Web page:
PDF content (text-only)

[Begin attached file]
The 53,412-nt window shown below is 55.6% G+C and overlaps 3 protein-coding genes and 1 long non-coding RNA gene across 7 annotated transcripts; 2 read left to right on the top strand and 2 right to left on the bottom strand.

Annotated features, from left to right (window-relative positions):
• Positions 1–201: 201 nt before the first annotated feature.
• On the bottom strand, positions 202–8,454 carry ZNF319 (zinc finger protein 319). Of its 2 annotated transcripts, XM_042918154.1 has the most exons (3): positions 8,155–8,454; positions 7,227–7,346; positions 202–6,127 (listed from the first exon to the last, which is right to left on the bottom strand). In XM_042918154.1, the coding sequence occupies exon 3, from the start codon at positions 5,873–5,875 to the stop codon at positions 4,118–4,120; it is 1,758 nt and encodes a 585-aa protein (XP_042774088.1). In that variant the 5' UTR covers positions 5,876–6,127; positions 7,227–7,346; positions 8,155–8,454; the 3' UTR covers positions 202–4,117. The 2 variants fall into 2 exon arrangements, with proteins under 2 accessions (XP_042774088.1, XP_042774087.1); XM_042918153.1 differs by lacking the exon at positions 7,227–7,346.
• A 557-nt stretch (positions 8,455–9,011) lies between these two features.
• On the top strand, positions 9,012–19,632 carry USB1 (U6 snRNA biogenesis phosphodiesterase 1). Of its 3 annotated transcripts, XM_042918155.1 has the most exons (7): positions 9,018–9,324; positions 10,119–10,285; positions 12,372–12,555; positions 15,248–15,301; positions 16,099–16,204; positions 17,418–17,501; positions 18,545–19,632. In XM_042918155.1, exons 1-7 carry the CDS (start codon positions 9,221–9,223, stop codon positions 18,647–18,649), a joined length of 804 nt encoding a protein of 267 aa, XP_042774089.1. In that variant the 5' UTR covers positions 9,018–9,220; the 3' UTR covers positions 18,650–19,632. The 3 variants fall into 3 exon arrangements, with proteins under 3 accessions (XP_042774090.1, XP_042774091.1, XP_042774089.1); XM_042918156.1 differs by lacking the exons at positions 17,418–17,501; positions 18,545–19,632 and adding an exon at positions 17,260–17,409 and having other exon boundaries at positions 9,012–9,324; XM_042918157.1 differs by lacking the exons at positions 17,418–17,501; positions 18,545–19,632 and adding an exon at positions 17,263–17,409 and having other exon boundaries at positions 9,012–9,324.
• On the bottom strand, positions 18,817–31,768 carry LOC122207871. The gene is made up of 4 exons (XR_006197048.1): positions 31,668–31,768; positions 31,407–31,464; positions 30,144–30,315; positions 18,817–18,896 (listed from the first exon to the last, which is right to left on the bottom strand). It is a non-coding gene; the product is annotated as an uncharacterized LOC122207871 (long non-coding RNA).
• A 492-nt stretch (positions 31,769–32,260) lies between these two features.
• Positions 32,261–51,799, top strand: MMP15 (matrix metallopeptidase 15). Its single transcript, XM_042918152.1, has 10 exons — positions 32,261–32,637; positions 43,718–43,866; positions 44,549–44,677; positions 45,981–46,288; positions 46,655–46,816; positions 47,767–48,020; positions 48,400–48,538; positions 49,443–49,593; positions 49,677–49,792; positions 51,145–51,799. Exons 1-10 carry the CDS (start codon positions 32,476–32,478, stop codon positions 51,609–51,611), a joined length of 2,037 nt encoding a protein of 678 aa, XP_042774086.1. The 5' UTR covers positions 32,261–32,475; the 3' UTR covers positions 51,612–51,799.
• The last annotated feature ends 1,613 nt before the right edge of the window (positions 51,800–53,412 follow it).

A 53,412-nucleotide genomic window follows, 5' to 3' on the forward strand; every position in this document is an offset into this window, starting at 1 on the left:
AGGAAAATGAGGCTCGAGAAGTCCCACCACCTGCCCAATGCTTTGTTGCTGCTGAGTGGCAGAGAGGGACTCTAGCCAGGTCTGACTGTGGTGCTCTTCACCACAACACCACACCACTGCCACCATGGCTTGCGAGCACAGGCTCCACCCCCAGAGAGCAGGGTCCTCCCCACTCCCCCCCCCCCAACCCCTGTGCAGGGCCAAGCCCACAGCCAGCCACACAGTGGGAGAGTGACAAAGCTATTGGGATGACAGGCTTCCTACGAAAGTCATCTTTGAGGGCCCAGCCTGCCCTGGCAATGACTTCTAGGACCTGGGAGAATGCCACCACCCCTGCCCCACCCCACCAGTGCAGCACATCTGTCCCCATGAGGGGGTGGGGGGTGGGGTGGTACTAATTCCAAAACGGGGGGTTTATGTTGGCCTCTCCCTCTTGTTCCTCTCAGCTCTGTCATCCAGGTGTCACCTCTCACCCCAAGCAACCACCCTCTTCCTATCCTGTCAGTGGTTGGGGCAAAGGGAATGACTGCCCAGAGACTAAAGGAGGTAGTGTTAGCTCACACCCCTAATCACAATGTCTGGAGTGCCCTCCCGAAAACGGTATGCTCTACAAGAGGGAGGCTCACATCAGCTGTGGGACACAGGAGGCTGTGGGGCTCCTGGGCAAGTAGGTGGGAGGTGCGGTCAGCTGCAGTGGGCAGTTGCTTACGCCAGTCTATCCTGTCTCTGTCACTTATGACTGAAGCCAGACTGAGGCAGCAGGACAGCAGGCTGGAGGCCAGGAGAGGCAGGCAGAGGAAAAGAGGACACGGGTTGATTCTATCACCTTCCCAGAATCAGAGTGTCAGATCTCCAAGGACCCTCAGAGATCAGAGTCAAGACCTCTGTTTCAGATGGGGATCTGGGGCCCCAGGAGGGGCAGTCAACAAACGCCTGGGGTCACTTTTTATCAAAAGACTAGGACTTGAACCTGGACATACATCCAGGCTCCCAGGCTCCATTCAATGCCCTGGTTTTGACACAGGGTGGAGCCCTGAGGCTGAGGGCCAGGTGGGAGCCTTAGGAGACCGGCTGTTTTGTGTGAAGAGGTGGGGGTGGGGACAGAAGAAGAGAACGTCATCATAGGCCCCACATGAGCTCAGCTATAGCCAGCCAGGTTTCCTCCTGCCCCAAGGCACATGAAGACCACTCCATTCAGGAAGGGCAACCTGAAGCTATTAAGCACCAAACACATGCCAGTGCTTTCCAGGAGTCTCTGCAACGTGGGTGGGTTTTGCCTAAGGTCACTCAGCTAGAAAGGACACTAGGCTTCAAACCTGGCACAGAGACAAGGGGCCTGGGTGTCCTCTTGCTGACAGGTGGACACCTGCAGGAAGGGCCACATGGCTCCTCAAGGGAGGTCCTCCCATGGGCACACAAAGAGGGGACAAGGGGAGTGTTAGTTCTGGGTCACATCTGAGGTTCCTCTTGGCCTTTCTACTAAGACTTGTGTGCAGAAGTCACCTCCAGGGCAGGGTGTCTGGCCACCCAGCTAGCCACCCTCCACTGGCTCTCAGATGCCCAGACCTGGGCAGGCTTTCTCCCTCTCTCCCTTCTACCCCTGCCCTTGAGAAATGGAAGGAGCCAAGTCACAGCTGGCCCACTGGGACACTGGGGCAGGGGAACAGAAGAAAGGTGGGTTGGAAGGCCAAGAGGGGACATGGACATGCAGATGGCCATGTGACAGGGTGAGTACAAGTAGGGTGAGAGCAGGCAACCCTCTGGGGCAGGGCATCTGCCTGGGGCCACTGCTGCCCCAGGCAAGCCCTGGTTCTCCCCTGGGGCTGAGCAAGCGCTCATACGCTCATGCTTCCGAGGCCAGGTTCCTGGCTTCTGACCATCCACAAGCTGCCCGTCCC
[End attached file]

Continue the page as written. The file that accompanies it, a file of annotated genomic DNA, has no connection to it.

TITLE: by: M E Woodbridge, J R Cook and B Moestofa PA3449199 Transport Research Laboratory Crowthorne Berkshire RG45 6AU United Kingdom Department For International )Development Development and Implementation of a Construction Material Information System PA3449/99 WOODBRIDGE, M E, J R COOK and B MOESTOFA (1999). Development and implementation of a construction material information system. Seventh International Conference on Low- Volume Roads, Baton Rouge, Louisiana, USA. 23 -26 May 1999 172 ~~~~~~~~~~~~~~~~~~~TRANSPORTATION RESEARCH RECORD 1652 Development and Implementation of a Construction Material Information System M. E. WOODBRIDGE, J. R. COOK, AND B. MOESTOFA The exploitation of aggregates and soils for highway construction has a considerable impact on the economy and the environment and it is impor- tant that utilization of these materials is cost-effective. Obtaining and maintaining good records is costly and requires professional expertise. With modem computer technology it is possible to store information sys- temnatically and compactly. If quarry information is available in one cen- tral locality, better planning of road construction and maintenance and better management of materials resources can be realized. The research undertaken to create a materials information system in Indonesia is de- scribed. A pilot system was designed and tested in the province of West Java and comprehensive data collected from about 800 quarry sites. The Indonesian Directorate General of Hfighways, encouraged by the results of the pilot study, decided to introduce the system to all 27 provinces of Indonesia. Training courses were held to teach good practice and were successful because of improvements in the quality and quantity of data provided, but there is still scope to improve the utilization of the system by potential users. With accurate data the system is an improvement on the status quo. The system is simple to use, can be updated when neces- sary, and provides the basic information required by highway engineers. It is transferable to other countries in transition with minimal alteration. The data can be used in conjunction with terrain classification and Geo- graphic Information Systems packages (such as MapInfo) to indicate potential new material sources. In the West, aggregate consumption currently averages about 5 tonnes per person per year. In developing countries the figure is less, possibly between 1 and 2 tonnes per person. For Indonesia, with an estimated population of 200 million, an annual aggregate consumption thus is substantial. The location, exploitatio n, and movement of large tonnages of stone has a considerable impact on the economy and environment. Construction aggregates are of low value and most of their cost to the consumer is for transport from the source to the point of use. Aggregate prices in the United Kingdom averagec around £6 per tonne, and haulage is of the order of £0. 1 per tonne per km. It thus is advisable to locate quarries as close as possible to the construction site, but this is not always feasible and depends on geological condi- tions. Before commencing any construction project, surveys are car- ried out to locate raw materials. A review of the records generally is undertaken before embarking on field surveys but such records often are dispersed, out of date, or of uncertain reliability. Records kept by quarrying companies often are commercial secrets. Obtaining good records is costly because it requires professional expertise. It is possible to store such information systematically and com- pactly in desktop PCs. The information can be analyzed according to specific needs and the results can be produced and distributed effectively. Spreadsheet or database software systems can be used but databases are more efficient at storing and manipulating large amounts of data. Centralization of these data faciltates cost-effective planning of road construction and maintenance and enables better management of existing natural resources. This paper describes the research undertaken to create a materials information system in Indonesia..The research was funded by the International Bank for Reconstruction and Development (IBRD) and the Department for International Development (DF'ID). After the success of the development work the Indonesian Department of Pub- lic Works supported countrywide surveys carried out by the provin- cial engineering offices. The development work was carried out by the Transport Research Laboratory (TRL) of the United Kingdom, which collaborated with a sister organization in Indonesia, the Insti- tute of Road Engineering (IRE). They subsequently supervised the provincial data collection. BACKGROUND Indonesia is divided into 27 pr ovinces, including the capital Jakarta, spread over a vast area of land and sea far exceeding that of the United States. It is a country with an estimated population of 200 million, with diverse ethnic groups and languages, although there is an offi- cial language spoken throughout the archipelago. Central gov- ernment is located in Jakarta, a city of 12 million people on the comparatively small island of Java, which has 7 percent of the land area of Indonesia supporting 60 percent of the total population. Official policy is to encourage emigration to the eastern provinces, which are relatively underpopulated. There is thus a program for the construction of many new or upgraded roads in the eastern provinces. Apart from this, however, there is a need to maintain and, from time to time, rehabilitate the existing road network and pro- vide the resources for an expanding motorway system to alleviate traffic congestion on Java. Indonesia is a very large and populous country spread over a large number of islands at different stages in infirastructural development. The region is influenced by three major plate tectonic units and a diverse geological history, hence a wide variation in construction material resources (1). Islands such as Java have abundant resources of volcanic extrusive materials and, as yet, little problem with aggre- gate supply, but the sedimentary regions of Kalimantan have little hard rock or available alluvial gravels. The Indonesian government has recognized for some time the value of a working materials information system, to assist both the central planning department and the provincial engineering offices. Quarrying activities are haphazard And most are unrecorded: also, although regulations exist they often are not enforced. By contrast, in the developed world quarrying operations are now carefully reg- M. E. Woodbridge, Transport Research Laboratory, Old Wokingham Road, Crowthorne, United Kingdom. J. R. Cook. Consulting Geologist, 14 River View Gardens, Strawberry HAill, Middlesex, United Kingdom TWi1 4RT. B. Moestofa, Institute of Road Engineering. Jalan Raya Timur, Ujungberung, Bandung. Indonesia. 172 Woodbridge et al.17 ulated. Quarry output is controlled, reserves are measured, and future development programs are required by law. Safety regulations are strictly enforced. In this way, usage trends and the effects of environmental impact can be known in advance, and planning is facilitated. OBJECTIVES The overall objective was to determine the distribution, quality, and quantity of construction materials in Indonesia. However, for a project of this scope there were different objectives for each participating organization (Table 1). These different objectives influenced the database design. For the provincial engineers a simple spreadsheet probably would be adequate but for central planning and research a more complex database was required: all needs had to be embraced for the project to be sustainable. PROJECT DESIGN There have been four phases of development of the materials infor- mation system in Indonesia, summarized in Table 2. The concept of the construction material information system (CMIS) arose out of pilot studies undertaken in West Java province (2). An inventory methodology was developed containing a database of existing aggregate sources (3). Expansion of this trial to a national scale was carried out in phase 3 when data from existing aggregate source records were collected. A major problem was the low reliabil- ity of these data, necessitating the development of a ranking system of accuracy in the database files. Data accuracy was ranked according to location, environment, and material. By the end of phase 3 it was realized that extensive fieldwork and laboratory testing would be required to expand the database nationally to a worthwhile size, and that this work would be most effectively carried out by staff from the provincial offices. The first three phases involved the initial decisions regarding the data to be collected and the software system required to process the data. A database system was selected bccause the potential amount of data was very large. Three database file systems were worked out: a simple one for entering reconnaissance or existing data for inferred resources or reserves, with approximately 60 data fields in two database files; a more complex one for field assessment con- taining nearly, 500 fields in 20 database files for indicated resources or reserves; and a third system containing detailed pit and borehole information for measured resources or reserves.'All systems were linked via common fields so that the data could be selected from sev- eral database files if necessary according to the specific enquiry. Data collection procedures were designed to facilitate the input of large amounts of numerical and descriptive data into a commercial data- base package. This package (Foxpro) complied with the following specifications: *It could handle large amounts of data in .dbf format and per- mitted data selection for reporting. * It had devices whereby data entry and integrity were not com- promised by the user. * A straightforward data query and retrieval system was available. * Data could be amended simply. * Reports could be prepared via the system's own facility or downloaded to another program. To minimize the databank size use was made of coded options under general headings of source location and size; product type, rate of production, and price; and environmental factors relating to land use, quarry restraints, and quarrying impact (4). When the local engineering staff of the provincial offices began their work in the fourth phase, it was realized that the initial systems developed for the IRE geologists and engineers were too complex for the provincial engineers and needed streamlining. Additionally, the standard of computing facilities in the provincial offices varied widely. A modified data collection form was designed and the soft- ware. system amended. Traiming courses were given to the local staff in all aspects of the work, including the laboratory engineering test- ing of the samples, and periodic vetting of the performance of the provincial teams subsequein'ly- was carried out. It was essential to underline the importance of obtaining good-quality data for the system (5). RESULTS Field Form and Fieldwork The field data collection form, agreed with IRE engineering staff, is presented in Figure 1. It provides basic data for sources of raw materials, whether they are unconsolidated materials from rivers, soil/surface weathered rock, or. crushed hard rock from quarries. The form is easy to understand by nongeologists and is divided into categories, each with several items. If the item consists of a series of options, the list of options is displayed on the field sheet. TABLE 1 Project Objectives for Participating Organization Organization Objectives Indonesian Dept of Obtain data on the location, properties and cost of road materials; Transport identify shortages IRE Develop the technical capability of staff; develop the methodology to collect & process materials data, develop expertise to locate new material sources TRI.1WID Develop methodologies transferable to other developing countries IBRD) Obtain better information for assessment of road management schemes 173 1~~~~~~~~~~~~~~~~~~~~~~~~~~~~~~~~~~~~~~~~~ 174 .. TRANSPORTATION RESE-ARCH RECORD 1652 TABLE 2 Development Phases of Construction Materials Information System Development Phase Description Dates ]'Background Review of existing systems in light of 1988, TRL. Research Indonesian needs. Identification of key TRL/LRE data. 2 System Setup Design of field data collection forms, 1988/9, IBRD/DfftD database file systems and output TRL/IRE systems. Trial in one province (West Java) 3 System National survey of available provincial 1991/3, IBRD)/DlID Development data and incorporation into database file TRIIIR systems 4 System Field data collection,, laboratory testing,- 1995/7, Implementation design of streamlined database file IBRD/DflDfIndonesian system and data input by provincial Dept of Public Works ____________ engineering offices TRIJIREprovinces The. data are arranged on the field sheet in the order that an inves- tigator might collect them. Thus, the investigator would seek information concerning the location of the deposit fsrst, followed by the general environment or setting of the deposit, followed by details concerning the material itself, and so on. Laboratory results would have to be entered later. Concerning the field Work, a training course to explain and demon- strate the basic principles is essential, especially if the personnel involved are not trained geologists. Topics of special importance in the Indonesian surveys were as follows: *Determination of the strategy and tactics of a regional survey: which quarries. to survey and in what order? * Determination of quarry location; most provincial engineers in Indonesia found this difficult and maps are difficult to obtain. The purchase of a Geographic Positioning System;, a hand-held apparatus relatively inexpensive to buy and maintain (about $1,000 when new for a modest model), easy to use, and sufficiently accu- rate for the purpose was recommtended. Accurate map coordinates are indispensable so that the quarry can be relocated for subsequent detailed work and for spatial presentation of the data in Geographic Information Systems packages such as MapInfo. a The collection of representative samples from a deposit. This is not a simple task, but the implications are profound. * The standardization of laboratory testing in different labo- ratories. Computer Work The following describes the software system developed for provin- cial use in the fourth phase of development. The field and laboratory data is inputted into a PC by using an adapted version of a database program (Foxpro 2.6 for Windows). Every province was provided with a copy of the software, suitable for 386-DX computers or better, having a minimum of 8 Mbyte RAM and running on Windows 3.1 or 3.1 1. Most provinces had computers of this standard but a DOS version was provided for those that did not. The software is contained 'on three standard diskettes and is easy to install. On opening the program, the user is presented with a series of three screens similar in appearance to the field data collection form (Figure 1). New data can be entered or existing data browsed or amended. The software package has an advantage over the standard Foxpro software in that the number and type of data field titles cannot be altered. It also has the capability to produce a standard report, which is a printout of the data shown on the screen. -Although this may be suitable for the individual provinces, a more flexible system may be preferred for the central office or for research purposes. This can be produced in a standard manner fromn the database software coupled to a specialist software report writing package such as Report Writer, version 6.5 for Windows; alterna- tively, and this may be more attractive for many users, the data may be downloaded to a spreadsheet program for further processing. In Indonesia each province sends a copy of its completed data diskette to MRE at the end of each year. These data are added to the master database. Inquiries from the Department of Transport are addressed through this database. PROGRESS The Indonesian Department of Transport commenced its own data collection in the 1994/5 fiscal year. The project was intended to run 5 years with a total investment of about $500,000 per year. Until the fourth phase started in August 1995 there had been no assessment of performance of the provincial survey teams. Training courses were held in June and July 1996, and Table 3 gives an indication of the improvement in performance as judged by several factors. These factors were the quality of the written report and number of deposits assessed, the results of random field checking of selected provincial teams, the assessment of their computer skills, and condition of the computers and the condition of the laboratories. POTENTIAL USES OF MATERIAL INFORMATION Potential uses for the materials information system are as a data source for the following: * For government planning, consultant, contractor; * To make resources maps of a region; Woodbridge et al.17 ~JINDONESIAN INSTITUTE OF ROAD ENGINEERING JIL RAYA TIMUR 264, PO Boxr No. 2 UJUNGBERUNG -BANDUNG 40294 .INDONESIA. CONSTRUCTION MATERIALS INVENTORY: FIELD FORM LOCATION I Location No I~i~ 2 Province EIIIILIi 3 District [111 4 Subdistrict LI 5 Desa LIiIi~I 7 River 8 Road from 9 Road to IiiZ iI 12 Kms from (8) 13 Road Condition 1. Asphalt2. Gravel3. Earth 14 Access road distance I 16 Coordinates __E I I~~~T- 17 Ownership I I 1. Private2. Concession IS0perating method 1 7 1. Manual2. Mobile plant 6 VillageEIIIiIIII 10 Road No r 1 1 Road StatusLIZIZZZ 1. National2. Provincial3. District4. Village 15 Access road 1- condition 1.Asphalt2. Gravel3. Earth 18 Operating status [Z1 Ii~Z I 1. Fully operational 2. Partially operational 3. Not operational 4. Under development 20 Utilities available I I-i:: 1. No uitilities 2. Electoic power 3. Watitr4. Waler & electricity ENVIRONMENT I Geomorphology 3 Environmt. Impact I I7 1. River2. Coastal3. Valley side 4. Hill5. Mountain6. Plain I I1 0. None1. Village2. Industrial3. Plantation4. Agriculture5. Forestry6. River7. Tourism 2 Land Use [ZI0. None-1. Housing2. Industrial3. Plantation4. Agriculture5. Forestry6. Mining7. Other 4 Quarry Restraints 77 O. None1. Housing/buildings2. Flooding3. Environmental impact 4. Physical FIGURE 1 Construction material inventory system: field data entry form. (continued on next page) a In conjunction with terrain maps, to identify new sources of materials; and * To make land zoning maps. The existence of a databank would be most useful in regions where aggregates are scarce. A pressing example of this is in Central Kali- mantan province (Figure 2), where major infrastructural schemes have been proposed to facilitate access to new rice-growing areas to close the widening gap between consumption and supply of this sta- ple in Indonesia. Currently aggregates are imported from Sulawesi at great cost but there are local sources that presumably would be far cheaper to exploit. A well-researched CMIS would provide infor- mation for the compilation of guides on the availability of suitable materials. Another example is provided by Bali, a province of Indonesia, which has conflicting pressures caused by th6 need to reconcile its population's needs with tourism. Currently, all construction materi- als used are alluvial gravels and sands. Sources of hard rock aggre- gate, more suitable for some uses such as unbound roadbases, need to be identified. Figure 3 shows the conflicting nature of all these activities on the land space available on Bali and indicates the advantages of compiling a zoning map of the area. A liaison was proposed between the central Indonesian map- making authority (Bakosurtanal) and the CMIS. The former has i771 175 176 ~~~~~~~~~~~~~~~~~~~TRANSPORTATION RESEARCH RECORD 1652 QUARRY MATERIAL DATA I Physical State I1. 2 Material Type 1. Loose2. Massive3. 'Compact' 3 Material definition Ii Z Z l b II 1 4 Reserve estimate, m3 l Alluvium, Terrace deposit 2.Andesite,Granite,Diorite,Metamorphic3 Conglomerate, Breccla 4.Llmestone, sandstone, shale 5 Field estimate of size percentages (for alluviumlterrace) (>200mm) Boulder 11.i lli (76-200mm) Cobble 1 ll1. (2-76mm) Gravel EiZ IZ. (0.06-2mmn) Sand 1 (<0.06mm) Fines IEIIZ 12 .Z Z 8 Material Use 1 12Z.1. Surface dressing 2. Asphalt aggregate 3. Roadbase4. Subbase5. Concrete aggregate 6. Fill7. Housing & othera 60c Overburden Type 7 OverburdenThickness 1ZZI 1.Sand & Gravel 2.Rock3. Conglomerate/Breccia4. Soil 1. < 10.000 2. 10.000-25.0003. 25.000-50.0004.50.000-100.0005. 100.000-250.0006. 250.00050.0007. 500.000-1.000.0008. 1.000.000-2.500.0009. > 2.500.000 1. None2. Loose3. Mixed loose & hard 4. Compact 1.' Ir 2. 1 -2m 3.2-4m4. > 4m FIGURE 1 (continued) responsibility to prepare national resource inventories. There is an obvious mutual advantage of coupling the CMIS on the one hand and digitized map-making on the other. All potential uses would benefit by the incorporation of software systems linking text and numerical data with spatial data. Geographic Information Systems software, such as MapInfo, can perform this capability. The use of the Bakosurtanal Land System maps has been a major factor in the derivation of terrain-resource correlations (6). This work was carried out for all Indonesia and would provide a basis by which to progress to more detailed correlations. The CMIS would be a useful source of data to complement this work. The CMIS laboratory data contains much information on aggre- gate properties. It contributes significant background information to research testing programs involving the problems associated, for (continued on next page) instance, with the use of aggregates of variable quality and the devel- opment of testing procedures more closely allied with the in-service performance of aggregates. The development of quarries and pits can have a detrimental effect on the environment. The current CMIS records qualitative information indicating general areas of concern. It would be pos- sible to extend this into more systematic recording of measurable factors such as noise, dust, and water pollution. CONCLUSIONS The location, exploitation, and movement of construction materials is an undertaking requiring considerable effort and having a significant QUARRY PRODUCT DATA I Type IiZ1Z1 jjjj 2 Size, Max &Min 11Z iZZiIl 12, ZZ~i (mm) 12. Z - 3 Production rate 11. I ~4 Price I1 jjjjj.j (m3/minggu) 1 (Rp/m 3) ~ z z [3. zzi 13zzzz 14ZIZZ 14ZZZZI 176 Woodbridge et at.L7 SAMPLE DESCRIPTION AND LABORATORY TESTS REQUIRED I Material Type 3 Sample Size (kg) 1 -Loose2. Massive3. Compact 1iz zz 12. zzz 4 Laboratory Tests required Water Absorption LI1 iIi i 1i~ Specific Gravity (bulk) [i1 iiiiiI Specific Gravity (ssd) EiiiIZ i Specific Gravity (app) E~I~ii~I Los Angeles Abrasion E1 i~ii~I 10% Fines (dry) 10% Fines (soaked) Impact Value (dry) Impact Value (soaked) Polished Stone Value 2 Sample derivation 11.jZ IZZ 12. iIZ I. Test pdt 2. Borehole3. Surface4. Side section 5. Hand Elongation Flakiness EII1 i~Z Stripping Sulphate Soundness LiIiiI1ZI Atterberg Limits L IiiIZ Compaction I 1h Grading L i~lih CBR Swell Organic Content FIGURE 1 (continued) effect on the economy and the environment. Maintaining and mak- ing available accurate computerized records of these materials is a worthwhile task and facilitates project planning. The development of a computer database system in Indonesia to store and process quarry records is described. Key elements of the sys- tem are that it should be straightforward and easy to operate and avail- able to a large number of users. An integrated training scheme covering all aspects of the data collection and processing is essential. The CMIS is transferable to other countries in transition with min- imal alteration to its data collecting procedures and file structures. There are a number of potential uses of the CMIS in resource plan- ning, appropriate utilization of construction materials, and support for further research. (continued on next page) The system can be made more user-friendly by combining maps and the numerical data via Geographic Information Systems software packages. ACKNOWLEDGMENTS Colleagues at TRL were involved in the early planning stages of the project. Coworkers at IRE in Bandung have always provided indispensable support. In the later stages of the project the assis- tance of the Central Office of Research and Development of the Public Works Department of Indonesia (Balitbang) was invaluable in conducting the provincial surveys. REMARKS 1 Photo Nos 2 Survey dtea 2 Survey team EZZI --- l Notes 177 LABORATORY TEST RESULTS Date AGGREGATE TEST RESULTS .Water Absorption, % Specific Gravity (dry), % Specific Gravity (sat sur dry), % Specific Gravity (apparent), % Los Angeles Abrasion, % 10% Fines Value (dry), kN 10% Fines Value (soaked), kN Impact Value (dry), % Impact Value (soaked), % Elongation, % Stripping, % Flakiness, % Sulphate Soundness, % Polished Stone Value, % SOIL TEST RESULTS COMPACTION Compaction type Maximum dry density, kg/cc Optimum moisture content, % CBR at Optimum moisture content, % CBR (at OMC) after 4 days soaking, % Swell, % Organic Content, % ATTERBERG LIMITS Liquid Limit (LL) Plastic Limit (PL) Plasticity Index (PI=LL-PL) GRADING Passing 2.5" sieve Passing 1.5" sieve Passing 314" sieve Passing 3/8" sieve Passing No 4 sieve Passing No 8 sieve Passing No 16 sieve Passing No 30 sieve Passing No 50 sieve Passing No 100 sieve Passing No 200 sieve SAMPLE1I II E Z Z I Z L I Z- -- I I Ei Z Z Z EZ I I I Z E Z Z Z Z L Z Z Z Z Z L Z Z- --I ZI I IZ m II -- E Z I I Z LI Z iZ SAMPLE I L Z ZI Z II SAMPLE I Z I Z Z Z Z E Z I Z Z SAMPLE I II E ZI ZI IZ LI Z IZ E ZIZ IZIZ E Z II II E Z ZIZ ZIZ L Z Z I- IZ E ZIZ IZ Z SAMPLE 2 II E ZI ZI Z Z E Z Z Z Z Z E Z Z Z I Z 1 Z z Z LI I I Z E Z ZI IZ Z E Z ZI IZ Z E Z Z Z Z Z II E Z Z I Z E Z I I Z SAMPLE 2 Z I Z I Z II -- SAMPLE 2 E ZI IZ Z Z Z Z Z Z SAMPLE 2 E1Z I EZ IZ ZI Z 1 Z Z Z I Z E Z I L I Z- --I FIGURE 1 (continued) ' ., . ii1 1 TABLE 3 Indonesia: Evaluation of Provincial Survey Teams' Performance in Materials Information Project 1994/5 1995/6 1996/7 (25 provinces) (26 provinces) (26 provinces) Total no of deposits 423 459 617 assessed Performance 1 3 40 12 34 Rating* : Number in category 3 9 4 6 1 1 17 7 2 0 0 *Performance Rating: 1, Good; 2, Acceptable; 3, Requires some improvement; 4, Requires much improvement; 0, No report supplied. Proposed rice growing area 0 Towns FIGURE 2 Aggregates resource map for Central Kalimantan province. 1 Q IQM 0,A ,L5> 180 ~~~~~~~~~~~~~~~~~~~TRANSPORTATION RESEARCH RECORD 1652 SINCARAJA .I- -I. -~- 180 Zoning Key El ' IndustrialfUrban D Agriculture Cultural E Conservation Tourism 0 Construction Materials Main Road 4. TRL. The Formation and Management of a National Road Materials Inventory. BRD Technical Assistance and Research Programme. Institute of Road Engineering, Bandung, Indonesia, 1993. 5.,TRL. The Indonesian Construction Materials Information System (ICM1S). Project Report PRIOSC/613197. IBRI) Road Research and Development Programme, 1997. 6. RePPProM The Land Resources of Indonesia: A National Overview. Land Resources Department ODA, Indonesia, 1990. REFERENCES 1. Sukarnto, K., and M. M. Flubo-Hadiwijoyo. Encyclopaedia of European and Asian Regional Geology. Chapman-Hafl, 1997, pp. 376-384. 2. Cook, J. lk., and B. Moestopha. A Road Materials Inventory for West Java and Part of South Sumatra. IRE Research Report 11.072. PT. 89. Institute of Road Engineering, Bandung, Indonesia, 1989. 3. Cook, J. R., P. J. Beaven, and B. Moestopha. The Design and Use of a Road Materials Inventory. P roc., 6th Road Engineering Association of Asia & Australia, Kuala Lumpur, Malaysia, 1990. FIGURE 3 Proposed land zoning for Ball province.